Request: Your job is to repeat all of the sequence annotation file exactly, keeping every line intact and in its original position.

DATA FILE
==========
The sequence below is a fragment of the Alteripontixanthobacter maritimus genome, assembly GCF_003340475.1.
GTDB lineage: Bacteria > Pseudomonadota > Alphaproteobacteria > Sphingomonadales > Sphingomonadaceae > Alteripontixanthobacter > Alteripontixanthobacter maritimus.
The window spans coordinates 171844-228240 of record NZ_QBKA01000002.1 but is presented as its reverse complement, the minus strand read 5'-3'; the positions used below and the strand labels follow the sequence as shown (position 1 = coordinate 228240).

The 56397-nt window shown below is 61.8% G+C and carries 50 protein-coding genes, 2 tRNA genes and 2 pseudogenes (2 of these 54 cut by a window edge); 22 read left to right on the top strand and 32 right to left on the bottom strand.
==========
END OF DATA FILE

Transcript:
The sequence below is a fragment of the Alteripontixanthobacter maritimus genome, assembly GCF_003340475.1.
GTDB lineage: Bacteria > Pseudomonadota > Alphaproteobacteria > Sphingomonadales > Sphingomonadaceae > Alteripontixanthobacter > Alteripontixanthobacter maritimus.
The window spans coordinates 171844-228240 of record NZ_QBKA01000002.1 but is presented as its reverse complement, the minus strand read 5'-3'; the positions used below and the strand labels follow the sequence as shown (position 1 = coordinate 228240).

The 56397-nt window shown below is 61.8% G+C and carries 50 protein-coding genes, 2 tRNA genes and 2 pseudogenes (2 of these 54 cut by a window edge); 22 read left to right on the top strand and 32 right to left on the bottom strand.